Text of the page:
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Building Raised Garden Beds

I just realized that I haven't updated in a month tomorrow!  Things have been rather busy around here, between school, work, and us both having colds.  Oh, and preparing our gardens for the growing season.  I've acquired two sunburns as of late.  Fortunately they've tanned up by now.
2 1x8x12ft cedar boards, and 2 1x8x8ft cedar boards a
nd outdoor screws = $100ish from Lowes.

A couple weeks ago, Scott and I got a couple more planter beds put in.  Because cedar wood is so expensive, we put in two new beds, and decided to try to get another year out of the old pine box.  We did most of this on Sunday.  By Sunday night when I was going to formulate this post.  I wanted to die.  I then spent a week in bed, and missed 4 1/2 days of work.  Thankfully it was Spring Break for all the young'ns so I didn't have to miss any class time.

To build the boxes, we just screwed outdoor wood screws into 7 inch pine 2x2s left over from the coffee table.  Cedar is very soft, so these screws went about 1/16th of an inch into the wood without having to countersink.

See the old box to the left of the new cedar one? Can not wait to replace that thing.
When we were done building the frames, Scott tilled two spots that were slightly larger than the frames.  Then we laid cardboard and cut up Trader Joes' bags as a liner.  These will break down into the soil over the season, but not before it kills off any chance of grass/weeds growing.  We did the same thing with the original garden bed, except that we didn't have a tiller last year.  So we just laid it over the grass and it died off on its own.  Yay for no weeding!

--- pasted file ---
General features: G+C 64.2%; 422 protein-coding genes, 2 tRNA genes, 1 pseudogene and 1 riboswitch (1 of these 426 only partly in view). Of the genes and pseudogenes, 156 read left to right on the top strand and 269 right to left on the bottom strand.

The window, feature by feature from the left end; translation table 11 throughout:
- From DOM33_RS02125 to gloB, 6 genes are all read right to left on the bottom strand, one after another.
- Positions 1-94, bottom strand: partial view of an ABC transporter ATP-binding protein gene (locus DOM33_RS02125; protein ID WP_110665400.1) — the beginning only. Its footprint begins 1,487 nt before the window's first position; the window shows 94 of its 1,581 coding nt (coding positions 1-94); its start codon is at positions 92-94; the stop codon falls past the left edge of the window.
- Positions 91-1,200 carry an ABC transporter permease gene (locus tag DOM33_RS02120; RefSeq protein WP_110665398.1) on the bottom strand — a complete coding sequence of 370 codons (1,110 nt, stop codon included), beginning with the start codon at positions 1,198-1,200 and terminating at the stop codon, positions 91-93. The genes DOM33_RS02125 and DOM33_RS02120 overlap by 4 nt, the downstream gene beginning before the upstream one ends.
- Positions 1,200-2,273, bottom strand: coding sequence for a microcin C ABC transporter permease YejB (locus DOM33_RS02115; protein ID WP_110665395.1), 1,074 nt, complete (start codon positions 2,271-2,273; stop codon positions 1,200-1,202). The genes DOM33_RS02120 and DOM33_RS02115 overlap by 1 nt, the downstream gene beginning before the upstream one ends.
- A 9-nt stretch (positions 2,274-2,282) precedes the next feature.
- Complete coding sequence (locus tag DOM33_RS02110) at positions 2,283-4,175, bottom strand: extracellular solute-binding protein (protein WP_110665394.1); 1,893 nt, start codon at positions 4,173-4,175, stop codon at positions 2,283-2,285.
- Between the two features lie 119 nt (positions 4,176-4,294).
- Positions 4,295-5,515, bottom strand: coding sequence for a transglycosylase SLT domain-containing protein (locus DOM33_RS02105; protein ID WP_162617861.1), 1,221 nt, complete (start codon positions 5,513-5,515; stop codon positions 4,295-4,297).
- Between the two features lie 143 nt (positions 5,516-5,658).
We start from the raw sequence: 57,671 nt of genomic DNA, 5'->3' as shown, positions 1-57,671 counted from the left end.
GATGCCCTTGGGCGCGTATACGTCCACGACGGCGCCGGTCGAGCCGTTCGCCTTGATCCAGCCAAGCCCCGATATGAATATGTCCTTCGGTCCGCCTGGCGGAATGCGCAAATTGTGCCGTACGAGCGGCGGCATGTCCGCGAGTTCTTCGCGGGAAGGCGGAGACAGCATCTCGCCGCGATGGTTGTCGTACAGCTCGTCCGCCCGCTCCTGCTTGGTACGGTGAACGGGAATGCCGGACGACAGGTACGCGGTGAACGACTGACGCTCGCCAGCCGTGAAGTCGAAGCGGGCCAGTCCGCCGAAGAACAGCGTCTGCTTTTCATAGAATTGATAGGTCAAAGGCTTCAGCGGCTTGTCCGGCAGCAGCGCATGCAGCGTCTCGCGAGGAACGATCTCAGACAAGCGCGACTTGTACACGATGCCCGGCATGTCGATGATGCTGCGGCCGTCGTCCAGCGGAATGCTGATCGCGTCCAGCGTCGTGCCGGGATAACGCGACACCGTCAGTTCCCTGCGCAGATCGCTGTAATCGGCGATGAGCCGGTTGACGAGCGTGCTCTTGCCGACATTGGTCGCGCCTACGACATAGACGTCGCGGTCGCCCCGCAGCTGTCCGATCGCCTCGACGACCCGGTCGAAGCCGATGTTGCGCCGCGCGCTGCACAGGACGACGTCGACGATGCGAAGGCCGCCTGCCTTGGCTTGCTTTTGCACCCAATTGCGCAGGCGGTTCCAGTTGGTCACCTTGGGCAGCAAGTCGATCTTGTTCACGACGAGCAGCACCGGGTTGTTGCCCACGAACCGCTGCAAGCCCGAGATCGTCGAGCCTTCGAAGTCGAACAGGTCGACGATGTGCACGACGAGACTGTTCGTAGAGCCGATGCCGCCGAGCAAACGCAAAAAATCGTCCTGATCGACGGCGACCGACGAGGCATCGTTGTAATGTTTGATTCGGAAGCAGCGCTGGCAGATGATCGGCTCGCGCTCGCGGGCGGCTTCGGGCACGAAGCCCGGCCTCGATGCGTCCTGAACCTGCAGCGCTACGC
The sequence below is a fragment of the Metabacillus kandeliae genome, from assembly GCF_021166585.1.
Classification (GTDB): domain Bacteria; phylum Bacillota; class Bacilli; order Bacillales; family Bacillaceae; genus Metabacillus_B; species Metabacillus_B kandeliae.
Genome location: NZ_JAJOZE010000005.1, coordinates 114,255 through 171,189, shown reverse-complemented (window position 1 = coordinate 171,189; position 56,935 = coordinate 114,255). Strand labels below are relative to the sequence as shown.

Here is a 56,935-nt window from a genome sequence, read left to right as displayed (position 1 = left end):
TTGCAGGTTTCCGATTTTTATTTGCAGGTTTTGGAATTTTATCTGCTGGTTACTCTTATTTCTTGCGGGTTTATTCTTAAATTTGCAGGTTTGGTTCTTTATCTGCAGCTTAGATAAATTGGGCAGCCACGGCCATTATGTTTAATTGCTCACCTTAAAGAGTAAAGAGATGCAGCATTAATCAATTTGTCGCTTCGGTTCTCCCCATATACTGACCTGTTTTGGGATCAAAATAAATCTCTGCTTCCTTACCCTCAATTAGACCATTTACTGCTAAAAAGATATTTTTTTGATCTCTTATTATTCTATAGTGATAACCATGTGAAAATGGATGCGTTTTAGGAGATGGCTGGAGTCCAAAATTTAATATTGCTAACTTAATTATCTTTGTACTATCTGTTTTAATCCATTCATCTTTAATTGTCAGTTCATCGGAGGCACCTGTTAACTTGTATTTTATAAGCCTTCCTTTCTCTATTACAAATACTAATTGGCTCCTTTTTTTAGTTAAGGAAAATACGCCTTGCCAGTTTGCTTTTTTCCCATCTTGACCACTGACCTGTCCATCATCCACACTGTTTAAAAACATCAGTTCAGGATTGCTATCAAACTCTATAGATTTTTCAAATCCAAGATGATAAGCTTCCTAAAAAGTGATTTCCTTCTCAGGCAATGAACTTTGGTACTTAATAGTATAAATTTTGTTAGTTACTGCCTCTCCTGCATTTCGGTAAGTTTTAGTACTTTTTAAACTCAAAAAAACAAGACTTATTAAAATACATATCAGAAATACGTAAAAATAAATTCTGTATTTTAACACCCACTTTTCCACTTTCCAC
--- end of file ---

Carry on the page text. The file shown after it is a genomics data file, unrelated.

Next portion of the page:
Then, Scott used the tractor to transfer some of the dirt he dug up from his sandbox fire pit pond (I use the term loosely), and mixed it with soil from the original garden bed, and some new manure and peat moss.

Hunter helped plant the cukes, of course
Last, we took some extra fence posts that we had bought at an auction, and cut two pieces of left over fencing just under 4 ft long.  He hammered those into the ground in the box for me, to act as trellising for the cucumbers.  They divide the box into thirds, and I can get 4 plants in each third.  The middle row will be trained so half runs up one trellis, and half up the other.
I transplanted the cucumbers that I had started, but a frost a couple days later, and about 2 full days of rain has almost completely killed them off.  Thankfully, they only take about a week to germinate, so I'll be starting more soon.

He also tilled his garden area, that he has directly in the ground, for his corn, lettuce, spinach, and our two raspberry and blueberry bushes.  And we planted two apple trees, that are leafing up quite nicely.

Somebody's going to be sad when this tractor has to go back to Tennessee!
It was hours after all this manual labor that I felt a slight tickle in my throat.  By the next morning I had a full-blown cold.

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